Knives Out's success at the box office made an announced sequel almost an inevitability. And so, like Gravity's Rainbow, et voila! today it was announced we'd get a follow-up tale that furthers the adventures of Benoit Blanc (Daniel Craig).
And I'm just not here for it.
Don't get me wrong: I loved Knives Out. It was my #1 movie of 2019 and Rian Johnson also directed one of my favorite time travel movies (Looper) and one of my favorite Star Wars movies (die mad about it, haters).
I'm also a huge fan of Daniel Craig. I'm so all-in on Bond I'm binge-ing and reviewing all of them for you before No Time To Die comes out in April. And he's my favorite Bond.
[SPOILERS AHEAD FOR KNIVES OUT. Although, I don't know why you'd be reading about a sequel if you haven't seen the original– and if you haven't seen the original, STOP RIGHT NOW AND GO SEE IT! Anyway, spoilers ahead:]
So why am I hesitating? Because a sequel takes all the wrong messages from a near-perfect film. Because ultimately, Knives Out isn't about Benoit Blanc. It's not his story. The story belongs to Marta Cabrera (Ana de Armas), and, to a lesser extent, Ransom (Chris Evans). And his sweater. Also? Nana. Because Nana was the best.
The entire axis of the film pits Marta and Ransom (and, indeed, most of the members of the Drysdale family) as two opposite ends of a spectrum, and in the balance lies honesty, hard work, and decency. Marta who cannot lie is pitted against a family so dishonest each of them tells her they wanted her to come to the funeral but they were outvoted. Doesn't matter if they're conservative and love Trump's wall or are getting a PhD in SJW, they all lie, and they all try to manipulate Marta. At first they do it because they can, because what can she do as "the help" if she's put in the middle of an uncomfortable political debate. And then they do it because they want something from her. They want money. They want the power and status that comes with it.
Knives Out is a story about how honesty and decency win the day. And what does Benoit Blanc do except explain everything in a monologue at the end? Nothing. He even admits that his process is simply to allow things to unfold, invokes a book he has never read, and then finds the truth lying at his feet.
He sits in his car singing along with his iPod, bumbling through most of the second and third act like a seersucker-suited Columbo, while Marta puts herself in danger, Marta finds the poisoned Fran, Marta leads the dumbest car chase ever.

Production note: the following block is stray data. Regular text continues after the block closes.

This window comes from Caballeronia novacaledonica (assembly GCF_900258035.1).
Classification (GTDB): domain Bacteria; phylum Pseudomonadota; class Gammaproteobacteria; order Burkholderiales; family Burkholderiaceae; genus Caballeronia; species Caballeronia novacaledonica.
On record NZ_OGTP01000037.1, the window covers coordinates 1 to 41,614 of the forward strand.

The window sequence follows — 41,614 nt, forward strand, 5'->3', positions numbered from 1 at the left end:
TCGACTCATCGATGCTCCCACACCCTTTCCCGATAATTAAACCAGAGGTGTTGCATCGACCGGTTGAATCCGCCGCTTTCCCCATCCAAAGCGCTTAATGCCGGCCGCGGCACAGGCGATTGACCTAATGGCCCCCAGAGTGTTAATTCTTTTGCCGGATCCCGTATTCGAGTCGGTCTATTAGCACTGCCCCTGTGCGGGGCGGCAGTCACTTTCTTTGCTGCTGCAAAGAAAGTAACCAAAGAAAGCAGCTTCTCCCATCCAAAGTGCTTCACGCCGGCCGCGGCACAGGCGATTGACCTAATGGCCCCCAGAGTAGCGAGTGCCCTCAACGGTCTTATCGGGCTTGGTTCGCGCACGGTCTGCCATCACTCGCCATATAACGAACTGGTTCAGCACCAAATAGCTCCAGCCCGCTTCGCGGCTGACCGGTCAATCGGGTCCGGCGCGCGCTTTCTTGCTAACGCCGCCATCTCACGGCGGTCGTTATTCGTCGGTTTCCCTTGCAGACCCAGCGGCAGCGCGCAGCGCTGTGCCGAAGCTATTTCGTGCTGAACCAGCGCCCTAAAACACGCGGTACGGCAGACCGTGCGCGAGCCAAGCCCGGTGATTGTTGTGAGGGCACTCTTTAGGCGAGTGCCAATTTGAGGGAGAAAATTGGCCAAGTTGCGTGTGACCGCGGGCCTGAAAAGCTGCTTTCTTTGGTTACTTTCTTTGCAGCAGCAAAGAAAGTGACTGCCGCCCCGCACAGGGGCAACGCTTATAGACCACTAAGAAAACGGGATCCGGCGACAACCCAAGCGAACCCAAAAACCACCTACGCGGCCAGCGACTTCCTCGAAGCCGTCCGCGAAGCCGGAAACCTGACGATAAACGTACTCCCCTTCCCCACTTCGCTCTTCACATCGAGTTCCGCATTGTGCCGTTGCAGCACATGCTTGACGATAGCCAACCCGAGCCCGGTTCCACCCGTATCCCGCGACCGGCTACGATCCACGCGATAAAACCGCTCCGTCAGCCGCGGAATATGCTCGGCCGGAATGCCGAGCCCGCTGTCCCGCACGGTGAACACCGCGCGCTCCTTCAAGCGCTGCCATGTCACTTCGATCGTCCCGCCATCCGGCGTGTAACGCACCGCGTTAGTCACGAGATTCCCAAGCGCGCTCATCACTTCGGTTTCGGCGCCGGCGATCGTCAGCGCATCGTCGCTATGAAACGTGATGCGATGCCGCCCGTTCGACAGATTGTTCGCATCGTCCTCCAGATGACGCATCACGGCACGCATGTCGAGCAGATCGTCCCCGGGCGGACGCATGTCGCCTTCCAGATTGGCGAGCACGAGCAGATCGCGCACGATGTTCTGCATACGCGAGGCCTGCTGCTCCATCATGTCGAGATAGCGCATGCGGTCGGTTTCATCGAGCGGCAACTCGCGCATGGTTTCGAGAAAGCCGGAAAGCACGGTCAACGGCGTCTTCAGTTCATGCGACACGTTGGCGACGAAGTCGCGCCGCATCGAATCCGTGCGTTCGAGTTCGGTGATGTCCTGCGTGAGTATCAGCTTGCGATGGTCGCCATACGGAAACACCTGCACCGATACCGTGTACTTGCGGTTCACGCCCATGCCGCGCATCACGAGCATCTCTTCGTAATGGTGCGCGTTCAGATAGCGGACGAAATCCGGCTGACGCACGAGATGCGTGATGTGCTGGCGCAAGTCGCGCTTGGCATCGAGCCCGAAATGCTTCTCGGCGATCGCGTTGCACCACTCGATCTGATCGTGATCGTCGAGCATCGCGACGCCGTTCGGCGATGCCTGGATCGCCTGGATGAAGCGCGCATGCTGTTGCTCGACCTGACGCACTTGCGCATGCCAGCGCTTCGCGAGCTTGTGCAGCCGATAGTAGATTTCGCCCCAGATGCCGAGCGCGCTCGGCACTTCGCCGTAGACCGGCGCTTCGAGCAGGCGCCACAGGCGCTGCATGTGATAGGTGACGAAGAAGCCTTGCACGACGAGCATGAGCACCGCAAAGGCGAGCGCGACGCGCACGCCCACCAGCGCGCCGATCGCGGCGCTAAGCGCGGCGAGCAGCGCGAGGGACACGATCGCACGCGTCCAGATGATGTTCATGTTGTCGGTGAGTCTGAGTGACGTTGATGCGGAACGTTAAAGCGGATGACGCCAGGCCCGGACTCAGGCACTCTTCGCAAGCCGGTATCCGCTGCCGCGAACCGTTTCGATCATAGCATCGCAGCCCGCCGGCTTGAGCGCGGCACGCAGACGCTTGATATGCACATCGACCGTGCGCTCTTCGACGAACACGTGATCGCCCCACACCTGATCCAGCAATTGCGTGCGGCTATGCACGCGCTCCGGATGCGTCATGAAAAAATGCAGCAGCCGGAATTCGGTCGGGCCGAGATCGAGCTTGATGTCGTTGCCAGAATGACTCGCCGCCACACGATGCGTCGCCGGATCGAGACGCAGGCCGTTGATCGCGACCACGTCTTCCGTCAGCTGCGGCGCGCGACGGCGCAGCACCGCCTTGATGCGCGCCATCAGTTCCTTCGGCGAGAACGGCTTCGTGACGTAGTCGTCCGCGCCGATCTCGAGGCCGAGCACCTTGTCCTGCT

And because Marta was good at her job, because she never treated Harlan like she wanted anything from him, because all she wanted to do was make a beautiful picture and therefore she could win at Go, Marta was the one who received her just desserts as sole owner of the entirety of the Thrombey estate.
Marta is the deep moral center of Knives Out, and because she is a woman, because she and her family are undocumented, the film is making profound moral judgments about who in our society actually lives the values of working hard and being a "self-made man." This story meant something and had a deep message about where we are as a society right now: everyone is full of bullshit– from real estate moguls to instagram influencers– except maybe the people who do most of the actual hard work around us and who are by and large ignored by these "important" (self-important) people.
So you tell me we're going to get a sequel, but all we're going to get is Benoit Blanc? Ok, I guess. But this seems like a move from film executives who maybe never even saw the film and certainly don't understand what Knives Out was about. But they see a brand: Benoit Blanc. And they see a star: Daniel Craig. And so? Greenlight a sequel. But Benoit Blanc is boring.
In the same way I'm actually not at all invested in Hercule Poirot as a person, or Miss Marple, or Jessica Fletcher (ok, maybe a little bit of Jessica Fletcher), I just am not really interested in more Blanc. He is, as his name implies, a tabula rasa, a blank slate, a cipher upon which we, the audience, can ride to find the end of this mystery. He is our audience surrogate, and we, the audience, are just not that interesting. So I'm just not interested in another Benoit Blanc story unless it's going to have just as much to say as Knives Out did. And I'm not sure how you do that without Marta, Ransom, Nana, and the rest.
Promise me the same level of characters, of production design, of deep meaning and satire, and I'm in. In many ways, I trust Rian Johnson to do this. He's earned enough goodwill through his track record of bringing us excellence. But I worry what will happen is, in a rush to franchise, this sequel (and subsequent sequels) will be given to someone else to write and direct, and they will misunderstand what made the film great to begin with.
Because maybe not everything needs a sequel. Maybe some things can exist as perfect little pieces of art, and don't need to be franchised and serialized.
But definitely don't take a film whose moral center is an undocumented woman of color and give a sequel to the stately southern gentleman who just sort of waited around for the truth to fall in his lap for half the movie.